The ATM-deficient CNS responds to an immune challenge in a region-specific manner
LPS induces glial activation in both cerebellum (Yang et al., 2014) and frontal cortex (Fig. 3), yet we find that LPS fails to induce the typical indices of cellular damage in the neocortex (Fig. 4). The markers we used cover a wide range of functions including ectopic neuronal cell cycling, caspase-3 activation, DNA damage, HDAC4 nuclear translocation, and the response of the MAP kinase pathways. Although it is perhaps not surprising that differences exist among different brain regions, the mechanisms behind the differences remain almost completely unknown and could well hold important clues to the clinical progression of A-T.
No single cytokine reproduces the entire spectrum of immune responses
The LPS response is complex, but almost surely involves the proinflammatory cytokines IL1β and TNFα. By injecting each of these two candidate cytokines separately, we sought to highlight their individual contributions to the response. Both cytokines, administered peripherally, led to a mild but apparent microglial and astrocytic activation in cerebellum and cortex of both wild-type and Atm−/− mice (Fig. 1). But although the microglial and astrocytic responses were similar, the two cytokines worked in opposite ways with respect to the neuronal response. TNFα partially blocks cell cycle activity as well as DNA damage in Atm−/− neurons, whereas IL1β mimicked LPS in its ability to stimulate neuronal cell cycling, DNA damage and HDAC4 nuclear localization in both cortex and cerebellum. Although IL1β exaggerated cellular damage in Atm−/− neurons, no obvious neuronal death was observed. This reaction is similar to that observed in the mouse models of Alzheimer's disease where damage (cell-cycle events and DNA damage) begins in early stages (Yang et al., 2006) even though neuronal loss does not appear until later if at all. Also, as in the Alzheimer's mouse models (Dodart et al., 2002) the neuronal damage is mostly reversible (Fig. 8) and this suggests that persistent neuroinflammation is required to drive significant neuronal degeneration and death.
Though typically characterized as proinflammatory cytokines, both TNFα and IL1β have been shown to protect neurons against damage in certain situations. TNFα offers neuroprotection as reflected in the levels of calbindin and superoxide scavenger (Watters and O'Connor, 2011), the up-regulation of potassium channels to block NMDAR-related excitotoxicity (Carlson et al., 1999; Dolga et al., 2008), the regulation of NFκB-related neuroprotection (Taoufik et al., 2011) and the reduction of AD pathology by suppressing amyloid induced Cdk5 activity and tau phosphorylation (Orellana et al., 2007). The evidence for a neuroprotective role for IL1β is less extensive, but it is reported to block NMDA-induced excitotoxicity (Carlson et al., 1999) and to stimulate neurotrophin expression (Song et al., 2013). In our system, the data point to a neuroprotective affect of TNFα and a largely negative impact of IL1β.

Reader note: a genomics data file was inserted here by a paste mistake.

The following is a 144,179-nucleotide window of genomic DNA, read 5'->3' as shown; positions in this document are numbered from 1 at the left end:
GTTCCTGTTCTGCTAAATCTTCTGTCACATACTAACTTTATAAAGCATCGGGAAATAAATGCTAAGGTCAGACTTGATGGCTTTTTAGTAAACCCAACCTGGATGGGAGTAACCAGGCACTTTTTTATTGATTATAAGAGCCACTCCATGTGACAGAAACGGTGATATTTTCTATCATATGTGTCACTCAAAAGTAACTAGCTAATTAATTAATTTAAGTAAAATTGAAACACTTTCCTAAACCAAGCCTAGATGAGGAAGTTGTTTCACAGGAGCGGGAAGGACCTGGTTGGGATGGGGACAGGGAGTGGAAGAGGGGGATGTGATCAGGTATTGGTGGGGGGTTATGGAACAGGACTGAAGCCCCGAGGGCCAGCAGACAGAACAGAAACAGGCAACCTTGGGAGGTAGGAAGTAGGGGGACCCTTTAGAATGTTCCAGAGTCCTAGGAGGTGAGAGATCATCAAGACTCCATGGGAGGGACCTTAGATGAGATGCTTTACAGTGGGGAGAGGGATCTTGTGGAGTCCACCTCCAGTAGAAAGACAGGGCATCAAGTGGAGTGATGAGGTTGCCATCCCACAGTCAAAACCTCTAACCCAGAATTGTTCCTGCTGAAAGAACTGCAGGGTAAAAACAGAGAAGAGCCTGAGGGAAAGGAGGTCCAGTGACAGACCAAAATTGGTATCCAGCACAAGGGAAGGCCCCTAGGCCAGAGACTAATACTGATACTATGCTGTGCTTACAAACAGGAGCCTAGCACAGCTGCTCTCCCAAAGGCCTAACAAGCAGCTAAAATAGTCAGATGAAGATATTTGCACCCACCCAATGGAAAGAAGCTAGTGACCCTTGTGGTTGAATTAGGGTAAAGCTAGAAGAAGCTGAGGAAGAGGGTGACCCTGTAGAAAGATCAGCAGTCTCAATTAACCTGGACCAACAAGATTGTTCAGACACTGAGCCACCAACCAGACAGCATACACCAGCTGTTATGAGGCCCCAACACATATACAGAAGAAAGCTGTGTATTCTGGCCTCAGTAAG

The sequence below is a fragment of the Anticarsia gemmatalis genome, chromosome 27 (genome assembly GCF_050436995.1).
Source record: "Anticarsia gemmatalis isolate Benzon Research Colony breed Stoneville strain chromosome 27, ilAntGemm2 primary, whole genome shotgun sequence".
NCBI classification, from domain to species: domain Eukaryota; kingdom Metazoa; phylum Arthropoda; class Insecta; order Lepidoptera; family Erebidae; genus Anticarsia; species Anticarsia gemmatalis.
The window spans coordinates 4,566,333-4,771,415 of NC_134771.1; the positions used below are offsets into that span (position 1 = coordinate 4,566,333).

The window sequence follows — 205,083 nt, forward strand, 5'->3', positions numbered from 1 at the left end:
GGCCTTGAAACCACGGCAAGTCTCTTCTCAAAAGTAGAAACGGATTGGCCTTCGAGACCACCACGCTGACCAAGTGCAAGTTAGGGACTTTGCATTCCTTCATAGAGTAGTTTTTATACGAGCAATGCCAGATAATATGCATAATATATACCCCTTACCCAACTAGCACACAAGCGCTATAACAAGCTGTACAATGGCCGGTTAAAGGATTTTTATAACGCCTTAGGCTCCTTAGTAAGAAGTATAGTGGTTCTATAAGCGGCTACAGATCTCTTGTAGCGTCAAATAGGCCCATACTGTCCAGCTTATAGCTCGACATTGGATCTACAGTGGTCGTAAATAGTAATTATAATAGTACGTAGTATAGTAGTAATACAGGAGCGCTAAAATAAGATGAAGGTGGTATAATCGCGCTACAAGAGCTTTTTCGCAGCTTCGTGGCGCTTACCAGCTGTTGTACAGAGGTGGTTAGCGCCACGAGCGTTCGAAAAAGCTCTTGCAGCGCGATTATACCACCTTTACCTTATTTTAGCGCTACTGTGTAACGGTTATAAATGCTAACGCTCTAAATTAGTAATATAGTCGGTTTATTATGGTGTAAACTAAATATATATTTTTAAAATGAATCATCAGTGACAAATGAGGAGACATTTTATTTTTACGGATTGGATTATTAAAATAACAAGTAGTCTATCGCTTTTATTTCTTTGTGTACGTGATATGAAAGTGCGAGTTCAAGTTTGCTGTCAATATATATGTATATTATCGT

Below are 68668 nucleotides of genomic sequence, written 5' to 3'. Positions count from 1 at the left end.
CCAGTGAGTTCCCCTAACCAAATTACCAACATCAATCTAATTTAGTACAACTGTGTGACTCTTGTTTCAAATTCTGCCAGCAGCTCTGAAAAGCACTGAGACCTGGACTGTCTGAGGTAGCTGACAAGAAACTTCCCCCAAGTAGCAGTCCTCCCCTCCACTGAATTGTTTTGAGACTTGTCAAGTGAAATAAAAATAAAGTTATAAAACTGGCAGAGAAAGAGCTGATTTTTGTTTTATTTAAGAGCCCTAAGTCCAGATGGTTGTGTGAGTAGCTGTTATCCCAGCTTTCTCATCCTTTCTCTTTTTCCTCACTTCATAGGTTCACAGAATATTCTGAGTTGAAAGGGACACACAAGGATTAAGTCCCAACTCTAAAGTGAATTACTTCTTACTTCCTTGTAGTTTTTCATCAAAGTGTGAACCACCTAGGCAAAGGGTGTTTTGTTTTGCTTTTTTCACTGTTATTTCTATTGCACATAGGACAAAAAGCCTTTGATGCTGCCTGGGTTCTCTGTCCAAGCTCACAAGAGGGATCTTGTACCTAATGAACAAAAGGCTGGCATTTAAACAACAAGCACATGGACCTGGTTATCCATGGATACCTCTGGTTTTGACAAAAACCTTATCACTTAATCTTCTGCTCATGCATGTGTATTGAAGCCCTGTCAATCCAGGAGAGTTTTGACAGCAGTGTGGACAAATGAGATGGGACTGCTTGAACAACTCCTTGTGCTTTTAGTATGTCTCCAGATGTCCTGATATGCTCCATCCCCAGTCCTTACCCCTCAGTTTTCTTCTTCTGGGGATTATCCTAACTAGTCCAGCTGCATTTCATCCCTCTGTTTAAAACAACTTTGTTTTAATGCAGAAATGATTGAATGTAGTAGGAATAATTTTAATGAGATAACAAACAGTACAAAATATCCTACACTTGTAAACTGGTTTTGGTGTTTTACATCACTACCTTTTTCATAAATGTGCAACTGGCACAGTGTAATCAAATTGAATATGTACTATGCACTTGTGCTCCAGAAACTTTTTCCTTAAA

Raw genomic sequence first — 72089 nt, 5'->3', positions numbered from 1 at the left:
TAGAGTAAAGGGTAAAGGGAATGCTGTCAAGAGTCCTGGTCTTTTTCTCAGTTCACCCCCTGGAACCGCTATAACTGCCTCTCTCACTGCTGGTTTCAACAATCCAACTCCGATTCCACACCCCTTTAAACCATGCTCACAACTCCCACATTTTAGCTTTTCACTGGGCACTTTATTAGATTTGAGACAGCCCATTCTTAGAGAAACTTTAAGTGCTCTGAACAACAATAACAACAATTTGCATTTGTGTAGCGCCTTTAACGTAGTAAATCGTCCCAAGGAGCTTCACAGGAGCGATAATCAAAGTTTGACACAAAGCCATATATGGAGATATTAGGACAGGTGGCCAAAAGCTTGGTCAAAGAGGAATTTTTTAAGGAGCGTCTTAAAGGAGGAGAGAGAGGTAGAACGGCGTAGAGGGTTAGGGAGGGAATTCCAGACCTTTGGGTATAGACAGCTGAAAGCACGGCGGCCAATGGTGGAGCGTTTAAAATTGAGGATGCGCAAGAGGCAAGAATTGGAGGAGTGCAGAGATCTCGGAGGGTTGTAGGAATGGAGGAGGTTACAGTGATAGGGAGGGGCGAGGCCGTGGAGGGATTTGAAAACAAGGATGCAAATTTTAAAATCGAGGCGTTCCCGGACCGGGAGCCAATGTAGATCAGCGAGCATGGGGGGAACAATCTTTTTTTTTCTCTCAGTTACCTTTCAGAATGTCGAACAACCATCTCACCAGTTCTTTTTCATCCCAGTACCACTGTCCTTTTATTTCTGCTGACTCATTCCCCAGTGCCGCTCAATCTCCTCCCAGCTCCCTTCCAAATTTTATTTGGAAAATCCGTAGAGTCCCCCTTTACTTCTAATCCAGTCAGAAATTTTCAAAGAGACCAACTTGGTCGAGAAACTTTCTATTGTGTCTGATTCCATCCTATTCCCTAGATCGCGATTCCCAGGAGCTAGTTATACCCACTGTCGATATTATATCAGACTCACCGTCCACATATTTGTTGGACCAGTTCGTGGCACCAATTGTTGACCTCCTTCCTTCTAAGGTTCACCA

We believe that TNFα supplement in A-T animals with neuroinflammation can partially reverse the damage as LPS disrupts blood brain barrier permeability to peripheral factors (Xaio et al., 2001; Gaillard et al., 2003; Pan et al., 2008) and TNFα has been reported to suppress the permeability in rodents (Saija et al., 1995). However, as systemic administration of LPS usually leads to TNFα production in brain (Qin et al., 2007; Xing et al., 2011), more studies are required to define whether TNFα is beneficial to animals that are vulnerable to inflammation.
Loss of ATM activity affects MAPK signaling and gene expression profile
The cytokine mediated response in the CNS involves the activation of upstream MAP kinase (MAPK) and Akt pathways. These kinase cascades have been shown to play important roles in apoptosis, tumor transformation, and inflammatory or oxidative stress responses in multiple cell types (Hagemann and Blank, 2001). Previous studies have shown a close relationship between ATM activity and activation of MAPKs in cell cycle arrest, senescence, migration and apoptosis in cancer cells (Reinhardt et al., 2007; Ravi et al., 2008; Golding et al., 2009; Wang et al., 2009; Yang et al., 2011b; Yu et al., 2013; Dixit et al., 2014; Hsieh et al., 2014). As ATM has been shown to directly phosphorylate Akt and promote cell survival (Viniegra et al., 2005; Halaby et al., 2008), ATM inhibition is widely used as an anti-tumor strategy in several types of cancer (Golding et al., 2009; Li and Yang 2010). Normally, ATM activated MAPK signaling pathways control cell-cycle checkpoint for DNA repair and promote survival in normal or A-T cells (Panta et al., 2004; Kani et al., 2007; Kim et al., 2007; Barascu et al., 2012) while the ATM-Akt pathway maintains homeostasis and survival by regulating glucose transporter 4 translocation in response to insulin (Halaby et al., 2008), reducing radiosensitivity in response to insulin (Viniegra et al., 2005), nuclear translocation of regulatory precursor microRNAs in response to DNA damage (Wan et al., 2013) and directly activating ERK signaling for DNA repair (Khalil et al., 2011). Interestingly, Akt has been demonstrated to indirectly phosphorylate ATM through an AMP-activated protein kinase ARK5 as the positive feedback mechanism to further promote cell survival (Suzuki et al., 2003). These relationships have led to the proposal that cytoplasmic ATM is a potential therapeutic target for diabetes, cancer, and neuronal degeneration (Yang et al., 2011a).